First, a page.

Steven King, the mastermind of the operation, was sentenced to seven years and four months imprisonment. Paul Rolston was handed a sentence of six years and four months, and Daniel Malone a sentence of three years and four months.
Over the course of the bootlegging operation, King, Rolston and Malone stole premium content from more than 20 broadcasters around the world, earning in excess of UK£5 million in the process.
Operating under the names Dreambox, Dreambox TV Limited and Digital Switchover Limited, the service had provided illegal streams of Premier League matches to more than 1,000 pubs, clubs and homes across England and Wales over the course of a decade.
The trio most recently engaged various third parties based in the UK and across Europe to create illegal broadcast streams which they then sold on to their customers. Among their suppliers was Terry O’Reilly, who in 2016 was sentenced to four years imprisonment for conspiracy to defraud the Premier League and its pay-TV partners.
In handing down the sentences, which represented some of the longest ever issued for piracy-related crimes, the judge said the length of punishment had been aggravated by the trio’s attempts to frustrate broadcasters’ efforts to investigate the fraud, which included the use of logo-blocking and watermarking techniques.
“Today’s decision has provided further evidence that the law will catch up with companies and individuals that defraud rights owners and breach copyright,” said Kevin Plumb, the Premier League’s director of legal services. “The custodial sentences issued here reflect the seriousness and the scale of the crimes.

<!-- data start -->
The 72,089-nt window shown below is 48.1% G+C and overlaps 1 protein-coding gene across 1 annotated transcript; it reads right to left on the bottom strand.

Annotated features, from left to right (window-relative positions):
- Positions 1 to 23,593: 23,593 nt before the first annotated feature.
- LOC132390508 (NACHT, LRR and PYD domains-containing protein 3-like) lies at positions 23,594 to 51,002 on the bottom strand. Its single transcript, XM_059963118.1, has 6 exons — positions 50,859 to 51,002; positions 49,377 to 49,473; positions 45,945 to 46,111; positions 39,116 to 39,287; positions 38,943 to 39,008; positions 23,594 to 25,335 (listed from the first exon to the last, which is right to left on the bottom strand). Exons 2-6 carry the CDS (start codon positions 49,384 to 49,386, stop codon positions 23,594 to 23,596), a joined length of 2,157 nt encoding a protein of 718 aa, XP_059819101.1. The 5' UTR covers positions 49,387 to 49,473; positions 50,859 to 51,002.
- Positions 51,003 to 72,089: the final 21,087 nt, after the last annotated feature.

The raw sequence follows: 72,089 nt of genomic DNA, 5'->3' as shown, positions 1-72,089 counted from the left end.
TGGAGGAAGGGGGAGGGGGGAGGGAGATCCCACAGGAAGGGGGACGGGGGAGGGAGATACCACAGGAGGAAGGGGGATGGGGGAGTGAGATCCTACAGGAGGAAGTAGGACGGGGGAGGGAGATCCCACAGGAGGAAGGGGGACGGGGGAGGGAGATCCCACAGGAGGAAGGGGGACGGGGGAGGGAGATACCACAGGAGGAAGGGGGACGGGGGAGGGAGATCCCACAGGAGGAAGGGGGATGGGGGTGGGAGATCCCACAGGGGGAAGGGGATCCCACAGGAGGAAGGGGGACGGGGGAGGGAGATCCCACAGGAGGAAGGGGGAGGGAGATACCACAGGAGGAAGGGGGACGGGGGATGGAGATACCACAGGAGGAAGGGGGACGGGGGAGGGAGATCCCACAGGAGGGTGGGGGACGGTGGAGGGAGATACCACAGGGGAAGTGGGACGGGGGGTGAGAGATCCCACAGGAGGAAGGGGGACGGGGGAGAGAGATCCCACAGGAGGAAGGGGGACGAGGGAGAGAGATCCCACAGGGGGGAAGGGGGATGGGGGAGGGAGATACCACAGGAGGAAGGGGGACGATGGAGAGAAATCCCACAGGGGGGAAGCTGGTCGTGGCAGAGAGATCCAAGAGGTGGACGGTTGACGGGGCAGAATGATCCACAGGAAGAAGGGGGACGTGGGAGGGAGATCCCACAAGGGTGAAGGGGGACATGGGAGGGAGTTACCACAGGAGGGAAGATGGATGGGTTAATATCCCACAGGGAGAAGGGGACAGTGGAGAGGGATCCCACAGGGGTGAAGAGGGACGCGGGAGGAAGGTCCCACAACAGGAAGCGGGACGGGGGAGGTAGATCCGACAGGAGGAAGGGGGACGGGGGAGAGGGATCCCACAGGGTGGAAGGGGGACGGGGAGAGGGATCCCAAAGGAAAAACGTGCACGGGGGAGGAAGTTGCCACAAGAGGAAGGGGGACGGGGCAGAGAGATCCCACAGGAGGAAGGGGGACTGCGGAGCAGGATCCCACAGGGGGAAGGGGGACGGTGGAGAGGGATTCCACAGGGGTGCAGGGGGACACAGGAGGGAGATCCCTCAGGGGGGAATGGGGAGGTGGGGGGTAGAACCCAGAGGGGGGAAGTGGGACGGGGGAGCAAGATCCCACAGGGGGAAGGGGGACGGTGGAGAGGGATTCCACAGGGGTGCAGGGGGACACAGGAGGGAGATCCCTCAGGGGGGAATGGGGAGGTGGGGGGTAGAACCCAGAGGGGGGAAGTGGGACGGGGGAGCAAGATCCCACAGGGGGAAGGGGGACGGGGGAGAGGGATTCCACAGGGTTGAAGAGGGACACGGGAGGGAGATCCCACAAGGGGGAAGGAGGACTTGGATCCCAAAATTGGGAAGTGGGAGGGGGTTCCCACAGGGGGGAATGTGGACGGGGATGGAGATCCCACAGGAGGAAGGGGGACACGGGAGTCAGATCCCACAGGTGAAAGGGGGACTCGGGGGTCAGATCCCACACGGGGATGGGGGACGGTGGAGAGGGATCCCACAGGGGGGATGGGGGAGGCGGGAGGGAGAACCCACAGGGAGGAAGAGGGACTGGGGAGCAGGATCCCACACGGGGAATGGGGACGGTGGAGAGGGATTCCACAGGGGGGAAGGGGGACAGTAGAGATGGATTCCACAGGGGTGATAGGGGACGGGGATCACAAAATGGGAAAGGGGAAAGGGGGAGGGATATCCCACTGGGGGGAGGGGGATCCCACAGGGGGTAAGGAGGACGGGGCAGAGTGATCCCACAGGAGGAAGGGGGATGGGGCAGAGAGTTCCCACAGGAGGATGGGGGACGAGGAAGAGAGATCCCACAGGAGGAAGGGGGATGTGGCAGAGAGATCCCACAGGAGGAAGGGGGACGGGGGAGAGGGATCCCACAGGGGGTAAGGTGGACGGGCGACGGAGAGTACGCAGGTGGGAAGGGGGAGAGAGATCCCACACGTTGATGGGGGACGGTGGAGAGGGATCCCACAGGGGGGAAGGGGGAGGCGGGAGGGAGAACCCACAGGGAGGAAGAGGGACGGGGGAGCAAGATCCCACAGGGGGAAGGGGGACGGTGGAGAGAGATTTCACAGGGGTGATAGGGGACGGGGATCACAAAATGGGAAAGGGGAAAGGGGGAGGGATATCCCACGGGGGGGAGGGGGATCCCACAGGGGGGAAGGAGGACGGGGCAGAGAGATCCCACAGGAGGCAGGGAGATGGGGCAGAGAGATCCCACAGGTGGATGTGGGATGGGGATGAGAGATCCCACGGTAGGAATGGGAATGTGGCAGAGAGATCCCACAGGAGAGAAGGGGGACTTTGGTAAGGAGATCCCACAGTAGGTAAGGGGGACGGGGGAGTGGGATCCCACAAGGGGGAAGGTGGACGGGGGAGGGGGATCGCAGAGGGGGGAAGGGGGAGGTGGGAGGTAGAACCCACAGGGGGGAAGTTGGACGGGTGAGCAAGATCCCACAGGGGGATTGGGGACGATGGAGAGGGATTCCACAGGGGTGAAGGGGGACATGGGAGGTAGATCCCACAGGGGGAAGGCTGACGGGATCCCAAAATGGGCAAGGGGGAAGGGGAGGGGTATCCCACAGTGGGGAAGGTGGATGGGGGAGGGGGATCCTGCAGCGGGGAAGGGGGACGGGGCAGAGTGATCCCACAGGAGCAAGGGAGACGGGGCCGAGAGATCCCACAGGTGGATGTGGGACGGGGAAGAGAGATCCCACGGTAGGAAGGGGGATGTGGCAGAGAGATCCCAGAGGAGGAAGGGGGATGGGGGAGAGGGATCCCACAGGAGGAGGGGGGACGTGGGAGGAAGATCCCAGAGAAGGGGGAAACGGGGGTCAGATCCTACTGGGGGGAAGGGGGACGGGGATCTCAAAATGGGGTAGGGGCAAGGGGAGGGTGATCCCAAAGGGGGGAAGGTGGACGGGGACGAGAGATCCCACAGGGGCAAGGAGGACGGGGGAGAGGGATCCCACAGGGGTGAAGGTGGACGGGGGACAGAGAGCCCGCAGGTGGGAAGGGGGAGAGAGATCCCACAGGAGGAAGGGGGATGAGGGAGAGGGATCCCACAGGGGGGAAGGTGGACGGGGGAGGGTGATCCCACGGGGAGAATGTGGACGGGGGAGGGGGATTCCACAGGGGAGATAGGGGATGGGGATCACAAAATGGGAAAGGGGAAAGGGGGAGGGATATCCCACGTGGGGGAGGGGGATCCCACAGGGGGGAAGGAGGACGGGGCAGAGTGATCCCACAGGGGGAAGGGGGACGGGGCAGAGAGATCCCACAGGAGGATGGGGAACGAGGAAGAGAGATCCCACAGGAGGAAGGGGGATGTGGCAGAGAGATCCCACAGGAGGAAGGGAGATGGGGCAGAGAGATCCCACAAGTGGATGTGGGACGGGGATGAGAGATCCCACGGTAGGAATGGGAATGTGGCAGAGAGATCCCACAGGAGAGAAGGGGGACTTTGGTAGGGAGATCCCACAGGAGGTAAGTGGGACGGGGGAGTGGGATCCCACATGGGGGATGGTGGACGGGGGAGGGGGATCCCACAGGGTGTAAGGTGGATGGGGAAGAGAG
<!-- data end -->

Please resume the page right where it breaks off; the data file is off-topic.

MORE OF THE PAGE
“Using these services is unlawful and fans should be aware that when they do so they enter into agreements with illegal businesses. They also risk being victims of fraud or identity theft by handing over personal data and financial details.
“The Premier League’s investment into cutting edge technology, combined with wide-ranging anti-piracy actions such as the one here today and the continuing landmark blocking injunction, means that it has never been more difficult for football piracy to operate in the UK.”
The Premier League has been ramping up its anti-piracy efforts in recent times, and in January announced that it had opened an office in Singapore to help its broadcast partners in the Asia-Pacific region to combat illegal streaming.
“The result of this case demonstrates that the illegal streaming of, and illegal access to, Premier League football is a serious crime,” added Kieron Sharp, director general at FACT, the UK intellectual property protection organisation. “This was a criminal enterprise whose only function was to make money from defrauding the Premier League and the legitimate broadcasters.
“For those people using services such as this, do not think that this is a grey area – it is not, it is breaking the law. Do not think it is a victimless crime – it is not, it puts thousands of ordinary peoples’ jobs at risk. Do not think that the internet provides anonymity – it does not.”
The Premier League news came in the same week that LaLiga, the Spanish soccer body, announced that its national anti-piracy drive has led to the first guilty verdicts against public establishments that illegally broadcast its games.